Dumfriesshire siblings Curran and Niamh Stainthorpe in the spotlight
Talented Dumfriesshire siblings Curran and Niamh Stainthorpe have been entertaining people around the world during the Covid-19 lockdown.
The stay-at-home young heroes have been working together to show off their music and dancing skills.
Piper Curran, 15, and Highland dancer Niamh started out performing together for the benefit of residents in their home village of Ruthwell.
But the creative pair also attracted a worldwide audience after videos of them were shared online.
Mum Sheen, a teacher at Annan Academy, said: “We are really proud of them for thinking about others and putting their talents to good use during the lockdown. They have really cheered up the village.
“It was tricky for Curran to work out how to play his pipes to match Niamh’s dancing but once they got the hang of it, they were okay.”
Both pupils at St Joseph’s College in Dumfries, the talented duo regularly perform in competitions.
Curran started to play the pipes in S1 and became hooked when, in his debut performance, got to perform with the Red Hot Chilli Pipers through Dumfries Town Band.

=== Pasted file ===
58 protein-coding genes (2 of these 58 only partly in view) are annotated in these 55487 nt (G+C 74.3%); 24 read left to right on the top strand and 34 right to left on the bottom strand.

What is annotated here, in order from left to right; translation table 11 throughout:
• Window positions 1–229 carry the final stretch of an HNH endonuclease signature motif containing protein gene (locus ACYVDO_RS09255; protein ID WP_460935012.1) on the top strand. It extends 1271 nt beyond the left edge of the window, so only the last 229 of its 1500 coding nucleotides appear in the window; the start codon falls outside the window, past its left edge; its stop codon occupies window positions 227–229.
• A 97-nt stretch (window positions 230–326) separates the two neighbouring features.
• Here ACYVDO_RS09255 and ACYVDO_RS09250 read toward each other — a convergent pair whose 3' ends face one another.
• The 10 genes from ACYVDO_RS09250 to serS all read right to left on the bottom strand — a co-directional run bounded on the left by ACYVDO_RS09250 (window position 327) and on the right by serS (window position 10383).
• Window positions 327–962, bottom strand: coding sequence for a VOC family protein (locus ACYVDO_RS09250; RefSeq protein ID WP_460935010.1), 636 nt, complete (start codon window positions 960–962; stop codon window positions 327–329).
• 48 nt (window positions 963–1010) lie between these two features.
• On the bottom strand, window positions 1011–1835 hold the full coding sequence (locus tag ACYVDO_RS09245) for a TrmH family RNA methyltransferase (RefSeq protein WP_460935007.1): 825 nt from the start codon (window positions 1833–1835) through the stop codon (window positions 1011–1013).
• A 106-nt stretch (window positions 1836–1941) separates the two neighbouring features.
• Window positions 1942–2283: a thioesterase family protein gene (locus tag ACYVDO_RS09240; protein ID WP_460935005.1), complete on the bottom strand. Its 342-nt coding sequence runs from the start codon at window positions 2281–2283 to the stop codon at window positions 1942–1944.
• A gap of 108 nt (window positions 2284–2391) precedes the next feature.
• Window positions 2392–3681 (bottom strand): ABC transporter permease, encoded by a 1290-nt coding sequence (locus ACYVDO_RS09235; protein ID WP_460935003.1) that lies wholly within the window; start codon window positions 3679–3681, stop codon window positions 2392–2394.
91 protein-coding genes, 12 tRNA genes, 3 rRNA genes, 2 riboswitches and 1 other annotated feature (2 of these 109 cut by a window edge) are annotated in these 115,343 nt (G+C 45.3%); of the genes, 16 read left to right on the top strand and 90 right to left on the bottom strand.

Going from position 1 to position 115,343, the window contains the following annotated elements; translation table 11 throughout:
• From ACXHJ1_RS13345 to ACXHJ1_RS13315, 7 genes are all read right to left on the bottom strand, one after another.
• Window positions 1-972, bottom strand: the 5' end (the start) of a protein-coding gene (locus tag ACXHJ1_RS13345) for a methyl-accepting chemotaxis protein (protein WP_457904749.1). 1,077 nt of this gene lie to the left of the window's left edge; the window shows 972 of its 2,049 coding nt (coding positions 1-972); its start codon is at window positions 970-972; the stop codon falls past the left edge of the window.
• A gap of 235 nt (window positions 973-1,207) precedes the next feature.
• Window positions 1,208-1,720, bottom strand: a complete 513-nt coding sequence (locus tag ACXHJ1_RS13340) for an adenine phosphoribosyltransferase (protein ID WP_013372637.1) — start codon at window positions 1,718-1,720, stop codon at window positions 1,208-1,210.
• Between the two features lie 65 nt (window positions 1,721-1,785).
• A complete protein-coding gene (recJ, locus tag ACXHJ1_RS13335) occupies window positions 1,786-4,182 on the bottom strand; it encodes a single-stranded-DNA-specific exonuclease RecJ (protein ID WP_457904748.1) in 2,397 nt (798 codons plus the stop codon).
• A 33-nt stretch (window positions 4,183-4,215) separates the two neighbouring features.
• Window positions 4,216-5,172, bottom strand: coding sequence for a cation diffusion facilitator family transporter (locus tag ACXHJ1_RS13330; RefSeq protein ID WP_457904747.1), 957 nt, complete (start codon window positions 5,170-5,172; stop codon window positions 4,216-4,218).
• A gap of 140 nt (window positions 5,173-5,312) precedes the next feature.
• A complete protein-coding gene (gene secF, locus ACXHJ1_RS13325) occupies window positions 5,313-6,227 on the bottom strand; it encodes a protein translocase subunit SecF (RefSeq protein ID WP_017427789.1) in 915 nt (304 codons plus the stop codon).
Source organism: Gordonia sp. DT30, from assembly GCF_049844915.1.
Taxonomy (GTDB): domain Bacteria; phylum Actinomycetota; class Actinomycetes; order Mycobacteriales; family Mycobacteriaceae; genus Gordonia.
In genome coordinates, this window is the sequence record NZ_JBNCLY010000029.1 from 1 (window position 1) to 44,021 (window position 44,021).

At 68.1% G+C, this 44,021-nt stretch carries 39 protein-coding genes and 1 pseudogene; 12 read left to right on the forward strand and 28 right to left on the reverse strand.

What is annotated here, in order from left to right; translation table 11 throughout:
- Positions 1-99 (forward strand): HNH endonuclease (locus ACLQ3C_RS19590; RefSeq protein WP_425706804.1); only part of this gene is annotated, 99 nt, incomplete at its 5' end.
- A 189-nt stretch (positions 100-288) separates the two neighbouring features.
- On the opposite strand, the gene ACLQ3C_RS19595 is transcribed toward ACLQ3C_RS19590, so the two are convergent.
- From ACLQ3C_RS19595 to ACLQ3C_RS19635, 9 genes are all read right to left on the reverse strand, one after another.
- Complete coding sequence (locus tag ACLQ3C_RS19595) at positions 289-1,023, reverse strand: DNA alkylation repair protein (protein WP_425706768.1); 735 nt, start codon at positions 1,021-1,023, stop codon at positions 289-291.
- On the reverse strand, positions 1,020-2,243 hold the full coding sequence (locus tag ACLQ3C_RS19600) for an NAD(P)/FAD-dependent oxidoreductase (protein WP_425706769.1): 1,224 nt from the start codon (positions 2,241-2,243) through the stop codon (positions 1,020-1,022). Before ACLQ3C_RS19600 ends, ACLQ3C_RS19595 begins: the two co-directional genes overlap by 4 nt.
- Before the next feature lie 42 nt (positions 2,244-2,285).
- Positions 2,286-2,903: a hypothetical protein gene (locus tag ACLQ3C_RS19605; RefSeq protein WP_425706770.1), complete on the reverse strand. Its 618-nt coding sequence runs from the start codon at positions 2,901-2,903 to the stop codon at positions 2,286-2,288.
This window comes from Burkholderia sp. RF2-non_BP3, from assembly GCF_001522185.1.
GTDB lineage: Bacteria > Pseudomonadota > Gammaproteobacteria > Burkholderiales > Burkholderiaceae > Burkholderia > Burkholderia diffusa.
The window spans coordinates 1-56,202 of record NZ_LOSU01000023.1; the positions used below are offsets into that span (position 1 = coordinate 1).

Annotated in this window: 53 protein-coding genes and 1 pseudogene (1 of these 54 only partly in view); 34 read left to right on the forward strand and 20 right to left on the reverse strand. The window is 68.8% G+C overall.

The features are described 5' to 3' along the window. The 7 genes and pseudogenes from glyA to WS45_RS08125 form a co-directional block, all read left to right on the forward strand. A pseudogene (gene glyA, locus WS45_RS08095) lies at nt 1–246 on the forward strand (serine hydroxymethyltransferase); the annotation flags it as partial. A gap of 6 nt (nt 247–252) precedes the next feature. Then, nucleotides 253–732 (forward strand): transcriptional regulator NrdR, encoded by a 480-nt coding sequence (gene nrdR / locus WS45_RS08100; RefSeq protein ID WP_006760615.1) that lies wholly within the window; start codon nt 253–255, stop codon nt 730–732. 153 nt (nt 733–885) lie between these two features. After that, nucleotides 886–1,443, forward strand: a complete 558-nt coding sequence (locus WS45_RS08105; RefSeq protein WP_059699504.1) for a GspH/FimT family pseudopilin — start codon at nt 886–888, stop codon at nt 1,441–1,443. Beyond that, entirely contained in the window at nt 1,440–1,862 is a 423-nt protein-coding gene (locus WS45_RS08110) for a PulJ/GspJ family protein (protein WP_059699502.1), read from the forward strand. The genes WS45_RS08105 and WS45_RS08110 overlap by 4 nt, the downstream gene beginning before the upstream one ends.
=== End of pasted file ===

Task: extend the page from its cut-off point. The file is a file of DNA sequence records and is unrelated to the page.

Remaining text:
He is tutored privately by Alan Maltman and, through school by Calum Moffat with the South West Scotland Piping and Drumming Academy.
Putting in hours of practice each week, he has had competition success and a highlight was piping at the Belgian battlefields during a school history trip.
During lockdown he took on the UK-wide online Bagpipe Challenge, achieving an amazing 65 days of playing a rousing tune during lockdown, which can still be viewed at Facebook @swspda.
And he has learnt how to temper his pipes to meet the steps of his 12-year-old sister Niamh, whose Highland dancing prowess has taken her to compete all over the UK, as well as Canada and the USA during the past five-and-a-half years.
Originally with Mary Notman in Dumfries, Niamh is taught by Louise Smith who has dance academies in Annan and Dumfries.
Together, Niamh and Curran, gave Ruthwell villagers a boost on Thursday evenings during the Clap for the NHS night over 10 weeks and at the VE day lockdown celebrations.
And they have posted their performances online to an ever growing audience.
Curran even obliged with a skirl o’ the pipes for a funeral.
Niamh, meanwhile, has also found time to make more than 50 washbags for the Scrubs campaign and has been making face coverings for The People’s Project and Shambellie Quilters initiative.